“Our loyal customers, and many new customers, were eventually forced to relax some of the restrictions on their facilities provided we complied with their Personal Protective Equipment (PPE) mandates, because facility safety is critical to keeping the nation’s supply chain moving.”

MacDonald says he’s encountered similar situations. As the industry is unique, it’s difficult for providers of warehouse equipment to work from a home office when serving clients. They need to be in the facilities.

“The obvious concern that was impacting all of our clients was the fact that they could not compromise safety while continuing to operate their critical industry facilities,” he says. “It became a classic story of the chicken and the egg: Do we continue to operate a critical industry facility and compromise life safety because of the COVID-19 virus or do we take the same safety precautions with our outside vendors and grant them access to keep our facility and personnel safe?”

He says this decision literally took months for many companies to realize the obvious answer. “People gained some amount of acceptance that this was now going to become the status quo for a very long time,” he says. “Everyone eventually came to the same conclusion that safety needed to be the highest priority whether it was COVID-19 or personnel life safety; neither should or could ever be compromised.”

Current and Future Changes

One thing that the COVID-19 pandemic has done is change how companies think about their warehousing facilities, says Joe Rooney, vice president of Texas-based Baker Industrial Supply. By having to maintain distance between employees and contact time, companies are taking a new look at warehouse density. While that change has not structurally changed product demand, it has changed how companies are likely to think about how warehousing products are utilized.

“While on the surface, Baker Industrial Supply has not seen any changes in the equipment itself from the majority of its customers, the reality is that COVID-19 has forced many companies to rethink density and how to maximize the storage space they have,” says Rooney. “We believe that by rethinking how to increase density, the opportunity for investing in innovation will give a better ROI in the long run.”

That may ultimately be a silver lining in how companies have evolved in their response to COVID-19.

“While the initial reaction was a matter of priority, we believe it will end up being the catalyst to rethinking the supply chain,” he says. “Company mindsets went from ‘how can we do this cheaper?’ to ‘how can we maximize expenses as we plan our next warehouse?’”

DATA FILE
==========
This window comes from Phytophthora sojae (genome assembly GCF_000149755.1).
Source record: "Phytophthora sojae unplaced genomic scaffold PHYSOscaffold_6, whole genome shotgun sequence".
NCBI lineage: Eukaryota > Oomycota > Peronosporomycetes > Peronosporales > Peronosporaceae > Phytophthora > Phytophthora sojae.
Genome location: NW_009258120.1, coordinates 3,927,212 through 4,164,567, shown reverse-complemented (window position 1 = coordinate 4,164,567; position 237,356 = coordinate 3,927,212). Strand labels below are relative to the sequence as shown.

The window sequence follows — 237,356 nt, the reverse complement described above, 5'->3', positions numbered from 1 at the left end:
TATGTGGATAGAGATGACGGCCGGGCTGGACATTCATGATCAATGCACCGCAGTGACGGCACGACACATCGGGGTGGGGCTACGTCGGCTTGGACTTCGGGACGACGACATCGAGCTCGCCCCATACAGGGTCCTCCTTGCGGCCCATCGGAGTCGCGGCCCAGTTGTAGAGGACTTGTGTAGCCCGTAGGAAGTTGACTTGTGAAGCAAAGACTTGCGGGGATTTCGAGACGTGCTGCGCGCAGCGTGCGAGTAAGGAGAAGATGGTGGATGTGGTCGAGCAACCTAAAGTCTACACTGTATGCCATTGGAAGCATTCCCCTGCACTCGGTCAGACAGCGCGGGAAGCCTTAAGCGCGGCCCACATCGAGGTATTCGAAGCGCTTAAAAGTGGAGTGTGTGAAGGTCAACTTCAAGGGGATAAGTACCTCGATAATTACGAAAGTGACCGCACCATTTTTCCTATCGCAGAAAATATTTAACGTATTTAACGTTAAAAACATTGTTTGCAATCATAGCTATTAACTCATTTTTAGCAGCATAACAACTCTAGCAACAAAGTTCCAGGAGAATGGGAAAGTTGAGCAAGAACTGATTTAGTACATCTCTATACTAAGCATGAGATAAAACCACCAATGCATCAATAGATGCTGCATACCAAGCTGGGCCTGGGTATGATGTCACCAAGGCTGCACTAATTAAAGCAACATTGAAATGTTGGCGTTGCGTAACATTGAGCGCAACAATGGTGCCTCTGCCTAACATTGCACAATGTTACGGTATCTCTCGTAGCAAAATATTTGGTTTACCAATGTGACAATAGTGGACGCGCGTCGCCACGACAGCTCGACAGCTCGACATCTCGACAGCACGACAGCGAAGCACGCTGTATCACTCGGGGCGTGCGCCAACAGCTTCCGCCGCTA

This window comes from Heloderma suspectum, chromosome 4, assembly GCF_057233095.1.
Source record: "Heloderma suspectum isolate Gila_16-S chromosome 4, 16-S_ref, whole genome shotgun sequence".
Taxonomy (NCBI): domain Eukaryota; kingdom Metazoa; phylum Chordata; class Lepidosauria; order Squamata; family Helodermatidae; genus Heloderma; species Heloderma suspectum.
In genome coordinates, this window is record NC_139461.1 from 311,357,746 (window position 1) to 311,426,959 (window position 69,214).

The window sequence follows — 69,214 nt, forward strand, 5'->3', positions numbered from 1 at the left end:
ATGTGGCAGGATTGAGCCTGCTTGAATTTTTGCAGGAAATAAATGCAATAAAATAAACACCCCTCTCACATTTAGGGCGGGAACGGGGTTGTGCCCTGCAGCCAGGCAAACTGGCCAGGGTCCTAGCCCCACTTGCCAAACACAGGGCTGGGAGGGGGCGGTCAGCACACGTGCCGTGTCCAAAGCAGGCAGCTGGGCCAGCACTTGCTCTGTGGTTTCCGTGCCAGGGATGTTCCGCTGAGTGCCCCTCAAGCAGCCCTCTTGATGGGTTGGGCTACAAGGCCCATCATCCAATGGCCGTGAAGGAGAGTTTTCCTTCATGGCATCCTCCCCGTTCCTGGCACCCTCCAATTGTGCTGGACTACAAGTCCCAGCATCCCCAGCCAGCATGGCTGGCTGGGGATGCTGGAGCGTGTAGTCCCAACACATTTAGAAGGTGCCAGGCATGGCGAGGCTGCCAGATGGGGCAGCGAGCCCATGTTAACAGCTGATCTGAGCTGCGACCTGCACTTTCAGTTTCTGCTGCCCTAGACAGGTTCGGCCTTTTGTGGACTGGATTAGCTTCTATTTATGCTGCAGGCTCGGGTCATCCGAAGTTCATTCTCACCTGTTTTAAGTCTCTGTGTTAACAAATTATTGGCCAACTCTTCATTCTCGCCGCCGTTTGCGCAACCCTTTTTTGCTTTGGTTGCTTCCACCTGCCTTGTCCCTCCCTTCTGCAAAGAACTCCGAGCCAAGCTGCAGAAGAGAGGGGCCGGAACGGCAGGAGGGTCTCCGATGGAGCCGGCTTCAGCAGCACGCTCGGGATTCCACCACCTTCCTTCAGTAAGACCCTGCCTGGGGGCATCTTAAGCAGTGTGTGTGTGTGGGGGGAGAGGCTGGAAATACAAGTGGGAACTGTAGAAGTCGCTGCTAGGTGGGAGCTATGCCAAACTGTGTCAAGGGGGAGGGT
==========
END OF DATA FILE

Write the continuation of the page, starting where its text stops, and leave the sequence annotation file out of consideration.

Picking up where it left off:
While one of the obvious effects the pandemic has had is on business travel, it’s also hampered warehouse expansion and renovation plans.

“All those things that would normally be done – scouting new facilities and property, for example, plans for many new distribution centers have had to be put on hold until the restrictions lighten up,” he says. “Work travel is at historic lows due to COVID-19.”

He adds that the shift in mindset is clear: COVID-19 is making companies re-think their warehousing needs.

“There is a shift in mindset about those wanting to invest more long-term by investing in automation solutions, more advanced technology, etc. in order to maximize existing space as well as better imaging new facilities as they are built,” he says. “We believe COVID-19 has been a driver in this evolution from stop-gap solutions to a more long-term investment for increased ROI.”

While COVID-19 is likely to impact workplaces for the foreseeable future, Rooney is optimistic that business will still get done, and likely expand in 2021.

“We want to have our customers ask us to help them rethink future expansion,” he says. “Whenever more products need to be shipped, like with the explosion of ecommerce in 2020, that will instantly create potential problems for retailers as well as 3PL services,” he says. “We can help them become more efficient by changing how they imagine things moving forward.”

Laurie Arendt is an award-winning business writer based in Wisconsin. Her writing regularly appears in national trade publications in a variety of industries. To contact Laurie email